On the other hand, La Rioja (-4.2%), the Canary Islands (-3.9%) and Cataluña (4.4%) registered the lowest annual variation rates in July.


Property Sees Ups and Downs in July

Property Sees Ups and Downs in July
Property Sees Ups and Downs in July

Despite an increase in sales, prices fell in July

July has given with one hand and taken with the other, as far as the property market is concerned.

According to the General College of Notaries, the number of property sales and the number of new mortgages increased, while the average price decreased.

In July, over 52,000 home purchases were recorded (52,014). This represents a 4% increase over the previous year, and mostly due to sales of second-hand property. Also in July, almost 25,000 new mortgages were approved for the purchase of housing, 11.1% more than in July 2017. In both cases, the figures are similar to the maximums of 2012.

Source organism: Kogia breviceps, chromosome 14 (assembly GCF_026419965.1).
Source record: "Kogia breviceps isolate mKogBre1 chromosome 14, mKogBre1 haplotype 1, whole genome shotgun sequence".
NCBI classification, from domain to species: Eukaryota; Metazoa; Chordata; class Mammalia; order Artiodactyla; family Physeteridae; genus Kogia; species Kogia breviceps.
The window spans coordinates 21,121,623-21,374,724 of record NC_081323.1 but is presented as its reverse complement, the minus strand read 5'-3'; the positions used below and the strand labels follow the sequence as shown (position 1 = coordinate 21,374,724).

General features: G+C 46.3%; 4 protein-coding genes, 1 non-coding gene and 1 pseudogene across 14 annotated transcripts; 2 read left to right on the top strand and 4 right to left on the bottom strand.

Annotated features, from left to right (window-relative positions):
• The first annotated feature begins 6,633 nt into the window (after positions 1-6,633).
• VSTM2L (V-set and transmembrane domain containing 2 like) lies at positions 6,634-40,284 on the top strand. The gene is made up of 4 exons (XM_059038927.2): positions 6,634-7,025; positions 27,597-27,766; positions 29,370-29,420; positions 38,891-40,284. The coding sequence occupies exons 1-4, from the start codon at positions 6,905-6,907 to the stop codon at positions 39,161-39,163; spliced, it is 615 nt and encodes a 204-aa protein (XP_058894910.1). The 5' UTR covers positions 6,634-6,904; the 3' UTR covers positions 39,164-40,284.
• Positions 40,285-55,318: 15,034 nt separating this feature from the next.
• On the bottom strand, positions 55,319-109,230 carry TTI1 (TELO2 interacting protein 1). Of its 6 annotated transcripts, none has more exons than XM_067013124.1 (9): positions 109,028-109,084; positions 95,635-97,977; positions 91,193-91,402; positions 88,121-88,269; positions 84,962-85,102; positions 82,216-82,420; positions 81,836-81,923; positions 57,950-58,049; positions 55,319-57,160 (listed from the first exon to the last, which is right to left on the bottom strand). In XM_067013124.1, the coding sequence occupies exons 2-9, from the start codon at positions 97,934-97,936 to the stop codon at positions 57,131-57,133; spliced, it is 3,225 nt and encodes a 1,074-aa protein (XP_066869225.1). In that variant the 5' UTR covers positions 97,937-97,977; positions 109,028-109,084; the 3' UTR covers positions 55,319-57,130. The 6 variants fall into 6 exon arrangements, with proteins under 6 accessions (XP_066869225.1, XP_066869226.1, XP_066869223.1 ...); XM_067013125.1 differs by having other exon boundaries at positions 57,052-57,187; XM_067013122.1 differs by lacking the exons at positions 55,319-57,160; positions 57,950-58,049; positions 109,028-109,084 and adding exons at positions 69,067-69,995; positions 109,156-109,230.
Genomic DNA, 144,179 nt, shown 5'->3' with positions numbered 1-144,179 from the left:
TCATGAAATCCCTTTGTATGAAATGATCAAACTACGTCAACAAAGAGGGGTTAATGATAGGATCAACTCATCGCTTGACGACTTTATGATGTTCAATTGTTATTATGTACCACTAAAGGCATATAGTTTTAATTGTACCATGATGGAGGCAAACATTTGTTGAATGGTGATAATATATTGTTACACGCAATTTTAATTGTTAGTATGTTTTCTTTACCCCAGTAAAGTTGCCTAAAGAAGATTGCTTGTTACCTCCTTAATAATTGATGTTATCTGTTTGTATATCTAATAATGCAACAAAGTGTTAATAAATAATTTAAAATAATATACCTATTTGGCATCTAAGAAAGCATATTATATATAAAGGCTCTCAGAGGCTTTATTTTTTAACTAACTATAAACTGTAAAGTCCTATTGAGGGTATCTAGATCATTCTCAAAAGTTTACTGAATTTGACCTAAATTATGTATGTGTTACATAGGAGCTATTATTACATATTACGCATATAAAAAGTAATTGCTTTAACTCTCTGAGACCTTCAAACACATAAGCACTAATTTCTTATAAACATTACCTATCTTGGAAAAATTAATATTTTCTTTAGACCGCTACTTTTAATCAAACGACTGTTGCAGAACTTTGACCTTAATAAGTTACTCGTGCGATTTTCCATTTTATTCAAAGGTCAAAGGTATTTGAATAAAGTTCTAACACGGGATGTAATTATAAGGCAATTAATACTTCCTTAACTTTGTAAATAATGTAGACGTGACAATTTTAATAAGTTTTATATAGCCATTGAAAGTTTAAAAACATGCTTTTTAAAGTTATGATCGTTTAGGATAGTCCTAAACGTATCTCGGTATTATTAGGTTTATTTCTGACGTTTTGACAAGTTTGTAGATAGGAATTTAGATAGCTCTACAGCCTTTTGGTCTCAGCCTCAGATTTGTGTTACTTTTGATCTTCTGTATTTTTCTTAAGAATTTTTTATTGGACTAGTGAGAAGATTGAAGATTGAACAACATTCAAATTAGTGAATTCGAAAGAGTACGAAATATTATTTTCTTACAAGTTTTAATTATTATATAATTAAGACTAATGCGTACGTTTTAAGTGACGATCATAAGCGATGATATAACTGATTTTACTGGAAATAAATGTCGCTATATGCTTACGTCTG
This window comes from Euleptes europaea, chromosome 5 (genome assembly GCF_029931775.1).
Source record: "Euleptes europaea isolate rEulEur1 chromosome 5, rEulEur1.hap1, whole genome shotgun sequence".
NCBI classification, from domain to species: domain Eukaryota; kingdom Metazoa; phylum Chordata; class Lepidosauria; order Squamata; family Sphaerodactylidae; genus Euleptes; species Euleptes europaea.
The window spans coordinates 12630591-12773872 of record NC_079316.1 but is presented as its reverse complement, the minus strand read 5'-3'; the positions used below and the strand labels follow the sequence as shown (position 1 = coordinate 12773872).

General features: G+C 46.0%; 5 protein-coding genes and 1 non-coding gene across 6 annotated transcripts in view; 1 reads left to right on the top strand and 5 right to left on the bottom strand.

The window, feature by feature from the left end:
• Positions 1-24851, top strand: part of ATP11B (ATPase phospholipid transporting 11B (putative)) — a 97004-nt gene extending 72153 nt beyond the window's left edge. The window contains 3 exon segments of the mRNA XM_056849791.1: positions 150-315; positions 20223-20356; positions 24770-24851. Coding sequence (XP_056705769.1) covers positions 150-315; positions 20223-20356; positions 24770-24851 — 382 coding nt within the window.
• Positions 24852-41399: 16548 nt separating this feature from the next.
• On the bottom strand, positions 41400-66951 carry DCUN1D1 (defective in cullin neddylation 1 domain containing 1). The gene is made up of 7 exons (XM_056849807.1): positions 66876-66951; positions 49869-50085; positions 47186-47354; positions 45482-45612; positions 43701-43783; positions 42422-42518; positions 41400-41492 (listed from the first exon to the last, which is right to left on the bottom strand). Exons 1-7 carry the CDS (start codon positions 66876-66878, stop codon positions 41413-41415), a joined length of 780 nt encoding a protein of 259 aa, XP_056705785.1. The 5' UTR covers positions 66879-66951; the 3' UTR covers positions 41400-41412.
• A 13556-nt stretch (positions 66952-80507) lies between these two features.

As far as the sale of houses is concerned, the volume of operations in July is the fourth highest since the end of 2012, the point when tax relief for the acquisition of a house came to an end. June of this year marked the maximum since then, with more than 54,000 transactions. Incidentally, June 2017 also exceeded 54,000 sales. Following those two June’s is March of this year (2018), with more than 52,000 operations.

Mortgages have also manged to break records this year. In July, there were more new mortgages approved than any single month since December 2012.


But before everyone gets too excited, prices come along and ruin everything. Notaries confirm that the average price of a square metre of housing was 1,376 euros, in July, which represents a fall of 4.5% year-on-year. This is the largest single decrease in just over three years (there was no other similar price drop since the first half of 2015) and confirms the theory put forward by many that the housing market is slowing down.